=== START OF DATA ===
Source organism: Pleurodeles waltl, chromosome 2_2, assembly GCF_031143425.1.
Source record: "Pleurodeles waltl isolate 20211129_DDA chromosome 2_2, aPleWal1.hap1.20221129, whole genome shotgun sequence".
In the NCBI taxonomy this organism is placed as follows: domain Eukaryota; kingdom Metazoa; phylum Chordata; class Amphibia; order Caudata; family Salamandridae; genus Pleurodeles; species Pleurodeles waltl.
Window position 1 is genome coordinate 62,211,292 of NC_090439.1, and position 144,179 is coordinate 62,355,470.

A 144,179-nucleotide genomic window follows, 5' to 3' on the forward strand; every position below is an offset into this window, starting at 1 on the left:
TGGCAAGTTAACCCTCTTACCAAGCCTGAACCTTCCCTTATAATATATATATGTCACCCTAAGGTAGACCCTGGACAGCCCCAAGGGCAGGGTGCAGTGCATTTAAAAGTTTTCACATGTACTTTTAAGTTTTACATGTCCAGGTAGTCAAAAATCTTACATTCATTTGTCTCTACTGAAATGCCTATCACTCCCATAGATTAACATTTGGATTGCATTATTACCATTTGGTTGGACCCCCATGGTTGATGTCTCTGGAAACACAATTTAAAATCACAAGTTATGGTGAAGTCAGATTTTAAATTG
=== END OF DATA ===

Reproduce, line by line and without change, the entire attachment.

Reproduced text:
Source organism: Pleurodeles waltl, chromosome 2_2, assembly GCF_031143425.1.
Source record: "Pleurodeles waltl isolate 20211129_DDA chromosome 2_2, aPleWal1.hap1.20221129, whole genome shotgun sequence".
In the NCBI taxonomy this organism is placed as follows: domain Eukaryota; kingdom Metazoa; phylum Chordata; class Amphibia; order Caudata; family Salamandridae; genus Pleurodeles; species Pleurodeles waltl.
Window position 1 is genome coordinate 62,211,292 of NC_090439.1, and position 144,179 is coordinate 62,355,470.

A 144,179-nucleotide genomic window follows, 5' to 3' on the forward strand; every position below is an offset into this window, starting at 1 on the left:
TGGCAAGTTAACCCTCTTACCAAGCCTGAACCTTCCCTTATAATATATATATGTCACCCTAAGGTAGACCCTGGACAGCCCCAAGGGCAGGGTGCAGTGCATTTAAAAGTTTTCACATGTACTTTTAAGTTTTACATGTCCAGGTAGTCAAAAATCTTACATTCATTTGTCTCTACTGAAATGCCTATCACTCCCATAGATTAACATTTGGATTGCATTATTACCATTTGGTTGGACCCCCATGGTTGATGTCTCTGGAAACACAATTTAAAATCACAAGTTATGGTGAAGTCAGATTTTAAATTG